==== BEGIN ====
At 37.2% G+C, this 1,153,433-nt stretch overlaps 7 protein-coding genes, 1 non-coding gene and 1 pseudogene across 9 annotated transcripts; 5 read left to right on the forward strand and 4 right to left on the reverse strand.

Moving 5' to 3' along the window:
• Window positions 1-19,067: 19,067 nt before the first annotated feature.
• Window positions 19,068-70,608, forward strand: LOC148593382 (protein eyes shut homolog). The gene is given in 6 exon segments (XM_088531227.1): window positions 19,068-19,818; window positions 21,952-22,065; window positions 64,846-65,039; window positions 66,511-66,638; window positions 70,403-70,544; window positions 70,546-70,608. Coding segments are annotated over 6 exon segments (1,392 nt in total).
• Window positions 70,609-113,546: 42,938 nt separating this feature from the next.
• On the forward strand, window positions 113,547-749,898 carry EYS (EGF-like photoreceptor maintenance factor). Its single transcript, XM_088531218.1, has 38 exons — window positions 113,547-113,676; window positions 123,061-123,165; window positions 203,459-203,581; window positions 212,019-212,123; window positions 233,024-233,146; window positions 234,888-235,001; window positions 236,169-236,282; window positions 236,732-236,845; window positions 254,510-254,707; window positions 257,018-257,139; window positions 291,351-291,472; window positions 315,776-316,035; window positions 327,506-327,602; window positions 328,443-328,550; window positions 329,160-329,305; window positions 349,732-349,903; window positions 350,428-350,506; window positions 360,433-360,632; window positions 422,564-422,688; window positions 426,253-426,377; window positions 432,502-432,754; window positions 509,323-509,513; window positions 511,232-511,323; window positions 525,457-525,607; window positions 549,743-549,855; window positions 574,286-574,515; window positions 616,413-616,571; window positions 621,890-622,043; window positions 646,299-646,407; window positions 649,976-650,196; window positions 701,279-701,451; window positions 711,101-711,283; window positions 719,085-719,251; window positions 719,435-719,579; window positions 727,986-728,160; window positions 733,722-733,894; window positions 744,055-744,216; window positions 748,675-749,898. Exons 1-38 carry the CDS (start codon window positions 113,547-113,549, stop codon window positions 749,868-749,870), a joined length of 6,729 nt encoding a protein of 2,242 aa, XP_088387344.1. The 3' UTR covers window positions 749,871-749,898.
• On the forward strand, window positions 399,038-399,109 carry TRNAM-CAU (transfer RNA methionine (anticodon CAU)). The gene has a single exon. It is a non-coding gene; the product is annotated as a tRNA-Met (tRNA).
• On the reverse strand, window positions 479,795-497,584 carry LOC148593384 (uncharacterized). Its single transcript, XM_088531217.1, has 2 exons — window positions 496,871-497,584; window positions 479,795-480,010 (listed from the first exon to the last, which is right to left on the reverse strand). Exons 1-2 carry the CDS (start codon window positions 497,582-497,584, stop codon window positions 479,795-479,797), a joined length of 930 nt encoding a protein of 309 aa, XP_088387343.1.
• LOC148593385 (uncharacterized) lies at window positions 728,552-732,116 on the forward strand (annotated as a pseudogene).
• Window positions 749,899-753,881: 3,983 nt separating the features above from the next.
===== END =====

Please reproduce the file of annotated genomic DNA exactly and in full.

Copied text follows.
At 37.2% G+C, this 1,153,433-nt stretch overlaps 7 protein-coding genes, 1 non-coding gene and 1 pseudogene across 9 annotated transcripts; 5 read left to right on the forward strand and 4 right to left on the reverse strand.

Moving 5' to 3' along the window:
• Window positions 1-19,067: 19,067 nt before the first annotated feature.
• Window positions 19,068-70,608, forward strand: LOC148593382 (protein eyes shut homolog). The gene is given in 6 exon segments (XM_088531227.1): window positions 19,068-19,818; window positions 21,952-22,065; window positions 64,846-65,039; window positions 66,511-66,638; window positions 70,403-70,544; window positions 70,546-70,608. Coding segments are annotated over 6 exon segments (1,392 nt in total).
• Window positions 70,609-113,546: 42,938 nt separating this feature from the next.
• On the forward strand, window positions 113,547-749,898 carry EYS (EGF-like photoreceptor maintenance factor). Its single transcript, XM_088531218.1, has 38 exons — window positions 113,547-113,676; window positions 123,061-123,165; window positions 203,459-203,581; window positions 212,019-212,123; window positions 233,024-233,146; window positions 234,888-235,001; window positions 236,169-236,282; window positions 236,732-236,845; window positions 254,510-254,707; window positions 257,018-257,139; window positions 291,351-291,472; window positions 315,776-316,035; window positions 327,506-327,602; window positions 328,443-328,550; window positions 329,160-329,305; window positions 349,732-349,903; window positions 350,428-350,506; window positions 360,433-360,632; window positions 422,564-422,688; window positions 426,253-426,377; window positions 432,502-432,754; window positions 509,323-509,513; window positions 511,232-511,323; window positions 525,457-525,607; window positions 549,743-549,855; window positions 574,286-574,515; window positions 616,413-616,571; window positions 621,890-622,043; window positions 646,299-646,407; window positions 649,976-650,196; window positions 701,279-701,451; window positions 711,101-711,283; window positions 719,085-719,251; window positions 719,435-719,579; window positions 727,986-728,160; window positions 733,722-733,894; window positions 744,055-744,216; window positions 748,675-749,898. Exons 1-38 carry the CDS (start codon window positions 113,547-113,549, stop codon window positions 749,868-749,870), a joined length of 6,729 nt encoding a protein of 2,242 aa, XP_088387344.1. The 3' UTR covers window positions 749,871-749,898.
• On the forward strand, window positions 399,038-399,109 carry TRNAM-CAU (transfer RNA methionine (anticodon CAU)). The gene has a single exon. It is a non-coding gene; the product is annotated as a tRNA-Met (tRNA).
• On the reverse strand, window positions 479,795-497,584 carry LOC148593384 (uncharacterized). Its single transcript, XM_088531217.1, has 2 exons — window positions 496,871-497,584; window positions 479,795-480,010 (listed from the first exon to the last, which is right to left on the reverse strand). Exons 1-2 carry the CDS (start codon window positions 497,582-497,584, stop codon window positions 479,795-479,797), a joined length of 930 nt encoding a protein of 309 aa, XP_088387343.1.
• LOC148593385 (uncharacterized) lies at window positions 728,552-732,116 on the forward strand (annotated as a pseudogene).
• Window positions 749,899-753,881: 3,983 nt separating the features above from the next.